Business Schools Are Not For Entrepreneurs

So what do Entrepreneurs need and the universities not providing? I have personally known several graduates who did Entrepreneurship MBA from Babson, a well known Business school for Entrepreneurship and ended up working for large corporations, and many students who seemed to have started their companies during their education and left school to start their … Continue reading “Business Schools Are Not For Entrepreneurs”

So what do Entrepreneurs need and the universities not providing? I have personally known several graduates who did Entrepreneurship MBA from Babson, a well known Business school for Entrepreneurship and ended up working for large corporations, and many students who seemed to have started their companies during their education and left school to start their businesses. As a person who have worked at Dun and Bradstreet and several large companies in America, and started numerous startups, some which have failed or eventually became not profitable, I noticed that the education provided at these business schools produces good managers, and executives who can run and manage billions of dollars and have clear business processes and that focus on repeatability.

When I reflect on these skills taught by Sloan or Harvard Business school near where I live, I found that these are great skills for CEOs of large corporations, and they are definitely what made such universities and education so highly sought after. However, I wondered does an Entrepreneur even need such skills during the startup phase of a business? Reflecting on my successful startups, I realized that the skill sets needed for an Entrepreneur during startup phase is a much different skill set compared to that of a CEO of a large corporation. For a startup looking for their initial sales, and first repeat sales, the metrics that the CEO of the startup should focus on should not be the same as that of a large corporation.

I have met several Venture Capitals, government agencies and other seed funding organizations, and I find that a lot of them who do not understand the nature of Entrepreneurship and startups get it all wrong.

The metrics a startup should worry about for their business is:

  • Customer Acquisition Cost.
  • Viral Coefficient
  • Customer Lifetime Value
  • Average Selling Price / Order Size
  • Monthly burn rate.

NOT cash flow, balance sheet and income statement

I have been to many meetings with the board of directors and venture capitals, and when they ask for financial and accounting statements, there is always a depressed feeling as for a startup, the initial sales and revenue is always – ZERO, and cash flow always – NEGATIVE. If a startup has a unique selling point, the "angels" should actually focus on Customer Development. Customer Development is about hypothesis testing, and developing a "minimum feature set" for the product, and discovering early adopters, and what prices and features they are willing to pay for. most of the customers are one off customers, and not repeat customers, and early customer retention is key.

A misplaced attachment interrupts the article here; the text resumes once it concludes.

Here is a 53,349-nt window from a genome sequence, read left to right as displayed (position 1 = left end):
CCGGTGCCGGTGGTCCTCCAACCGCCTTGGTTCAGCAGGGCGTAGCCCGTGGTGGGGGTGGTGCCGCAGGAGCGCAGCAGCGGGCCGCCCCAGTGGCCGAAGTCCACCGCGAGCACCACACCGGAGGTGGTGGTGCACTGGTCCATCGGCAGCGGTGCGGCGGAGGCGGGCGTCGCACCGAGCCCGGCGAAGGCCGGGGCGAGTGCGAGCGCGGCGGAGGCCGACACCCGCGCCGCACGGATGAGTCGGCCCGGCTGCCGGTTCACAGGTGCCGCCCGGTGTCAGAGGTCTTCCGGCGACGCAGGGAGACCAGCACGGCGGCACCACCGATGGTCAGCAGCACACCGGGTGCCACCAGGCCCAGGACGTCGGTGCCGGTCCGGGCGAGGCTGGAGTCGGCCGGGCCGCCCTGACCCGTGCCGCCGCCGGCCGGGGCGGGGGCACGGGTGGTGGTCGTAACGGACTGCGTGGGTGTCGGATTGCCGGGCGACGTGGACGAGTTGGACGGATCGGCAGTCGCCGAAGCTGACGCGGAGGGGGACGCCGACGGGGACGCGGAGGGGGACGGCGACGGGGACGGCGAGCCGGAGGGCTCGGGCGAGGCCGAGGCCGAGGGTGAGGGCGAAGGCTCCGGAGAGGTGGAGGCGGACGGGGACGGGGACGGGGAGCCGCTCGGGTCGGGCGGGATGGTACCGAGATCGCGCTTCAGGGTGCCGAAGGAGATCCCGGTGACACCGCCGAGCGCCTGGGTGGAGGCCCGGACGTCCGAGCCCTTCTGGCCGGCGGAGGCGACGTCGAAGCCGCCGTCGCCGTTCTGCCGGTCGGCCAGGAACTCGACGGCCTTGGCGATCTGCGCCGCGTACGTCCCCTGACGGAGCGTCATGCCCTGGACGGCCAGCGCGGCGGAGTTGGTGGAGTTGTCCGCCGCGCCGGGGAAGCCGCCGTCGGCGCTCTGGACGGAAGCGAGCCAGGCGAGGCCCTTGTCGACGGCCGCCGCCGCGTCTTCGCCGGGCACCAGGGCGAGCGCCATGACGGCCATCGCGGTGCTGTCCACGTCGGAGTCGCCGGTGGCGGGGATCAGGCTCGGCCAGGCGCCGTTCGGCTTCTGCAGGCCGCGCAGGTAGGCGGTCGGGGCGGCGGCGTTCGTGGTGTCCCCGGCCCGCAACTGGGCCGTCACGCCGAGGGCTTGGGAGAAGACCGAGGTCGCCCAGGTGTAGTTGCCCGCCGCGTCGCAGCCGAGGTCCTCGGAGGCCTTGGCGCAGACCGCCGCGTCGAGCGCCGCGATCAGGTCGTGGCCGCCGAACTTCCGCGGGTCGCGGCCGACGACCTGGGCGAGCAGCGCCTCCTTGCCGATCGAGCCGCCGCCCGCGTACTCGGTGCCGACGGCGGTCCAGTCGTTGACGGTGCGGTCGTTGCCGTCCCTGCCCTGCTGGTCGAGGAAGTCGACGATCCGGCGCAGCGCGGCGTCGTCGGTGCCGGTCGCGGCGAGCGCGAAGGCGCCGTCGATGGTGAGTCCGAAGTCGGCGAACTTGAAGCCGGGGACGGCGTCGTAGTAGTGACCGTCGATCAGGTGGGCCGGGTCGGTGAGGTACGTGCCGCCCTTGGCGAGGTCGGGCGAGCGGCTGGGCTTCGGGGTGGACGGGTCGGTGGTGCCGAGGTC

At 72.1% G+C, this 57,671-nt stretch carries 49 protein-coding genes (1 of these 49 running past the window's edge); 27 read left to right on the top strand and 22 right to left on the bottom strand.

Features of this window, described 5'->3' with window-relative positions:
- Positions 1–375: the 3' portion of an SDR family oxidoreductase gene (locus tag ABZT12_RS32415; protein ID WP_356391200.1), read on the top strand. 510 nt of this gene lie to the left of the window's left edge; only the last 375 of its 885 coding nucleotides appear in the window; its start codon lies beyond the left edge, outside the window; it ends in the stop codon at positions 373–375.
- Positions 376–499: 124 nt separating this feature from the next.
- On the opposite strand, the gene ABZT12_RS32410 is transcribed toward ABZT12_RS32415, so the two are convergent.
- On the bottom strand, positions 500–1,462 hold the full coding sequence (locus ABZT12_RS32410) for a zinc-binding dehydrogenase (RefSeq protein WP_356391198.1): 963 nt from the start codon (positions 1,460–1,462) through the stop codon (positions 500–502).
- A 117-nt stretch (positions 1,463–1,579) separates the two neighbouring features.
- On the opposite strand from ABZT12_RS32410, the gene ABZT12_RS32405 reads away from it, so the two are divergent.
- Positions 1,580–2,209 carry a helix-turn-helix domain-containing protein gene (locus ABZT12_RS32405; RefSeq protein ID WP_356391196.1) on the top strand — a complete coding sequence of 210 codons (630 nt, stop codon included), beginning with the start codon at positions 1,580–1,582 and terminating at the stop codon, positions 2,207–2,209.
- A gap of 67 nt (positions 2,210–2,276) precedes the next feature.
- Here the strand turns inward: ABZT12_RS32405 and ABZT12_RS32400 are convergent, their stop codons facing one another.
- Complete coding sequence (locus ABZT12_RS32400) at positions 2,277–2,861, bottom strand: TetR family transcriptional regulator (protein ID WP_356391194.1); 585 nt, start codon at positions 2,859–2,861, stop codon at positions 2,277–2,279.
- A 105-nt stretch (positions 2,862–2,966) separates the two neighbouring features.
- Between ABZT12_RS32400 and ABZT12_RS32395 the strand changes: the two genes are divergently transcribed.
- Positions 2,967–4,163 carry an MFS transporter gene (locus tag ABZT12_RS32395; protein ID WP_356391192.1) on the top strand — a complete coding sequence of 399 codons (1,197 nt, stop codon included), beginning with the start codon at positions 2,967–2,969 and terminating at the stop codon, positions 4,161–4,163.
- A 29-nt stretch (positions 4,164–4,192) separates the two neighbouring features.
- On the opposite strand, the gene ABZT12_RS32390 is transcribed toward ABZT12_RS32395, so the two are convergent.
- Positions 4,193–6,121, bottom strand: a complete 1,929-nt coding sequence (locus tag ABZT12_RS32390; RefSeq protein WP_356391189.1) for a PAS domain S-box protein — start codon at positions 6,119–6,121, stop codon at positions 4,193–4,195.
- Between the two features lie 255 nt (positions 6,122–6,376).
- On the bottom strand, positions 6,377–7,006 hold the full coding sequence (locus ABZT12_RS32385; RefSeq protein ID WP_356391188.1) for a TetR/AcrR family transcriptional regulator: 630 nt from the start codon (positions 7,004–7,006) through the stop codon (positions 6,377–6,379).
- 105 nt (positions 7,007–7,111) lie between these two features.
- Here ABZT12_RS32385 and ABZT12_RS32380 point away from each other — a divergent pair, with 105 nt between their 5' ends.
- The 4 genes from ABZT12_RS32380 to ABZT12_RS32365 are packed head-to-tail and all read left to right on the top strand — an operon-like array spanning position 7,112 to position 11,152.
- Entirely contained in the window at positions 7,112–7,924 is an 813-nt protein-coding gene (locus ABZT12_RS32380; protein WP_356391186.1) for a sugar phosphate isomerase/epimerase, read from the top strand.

The key skills of the entrepreneur needed is to pivot and have agile development that is able to change and continuously learn and development products and features to satisfy their ever changing customer needs. Most of skills taught on business schools are strategies, planning and processes. Not that they are not useful, but the worries of a startup is much more different from that of a large corporation. An entrepreneur needs to be very agile and manage chaos and use processes to find profit, while a CEO of a large corporation needs repeatability, bureaucracy and management to continue the profitability of the company.

For an entrepreneur, developing a dynamic and ever updating business model – a diagram how a company creates, deliver and captures value, is more important that fine tuning minor practices and replicating success. I believe entrepreneurship is a collective process, and an entrepreneurship has to continuously network, experience and engage customers to get the required skills to run the business. Learning, testing, adopting and teaching others is a new method that has been crowd-sourced and proven successful by several incubators, and entrepreneurs which proves more successful than previous method where there is an author, a textbook and not much more interaction. Today, with social media, learning for entrepreneurs is an iterative process that is interactive and collectively makes us smarter.

What you can not learn on the books, you can experience on article and blogs, and by interacting with others online and learn from their experience. Web 2.0 allows 2 way communication, the more natural way of learning and developing skills required to run a business. Managerial accounting, modeling for optimization, and global value chain strategies can be learnt in a business school, but what an entrepreneur really need to know is technology entrepreneurship, patent laws, entrepreneurial finance and management.

Lastly, I feel that creativity and innovation can not be taught in schools, but it can be influenced by hands on experience and learning from other successful entrepreneurs. Entrepreneurship is an art and not just a balanced spreadsheet.



Source by Robin B Low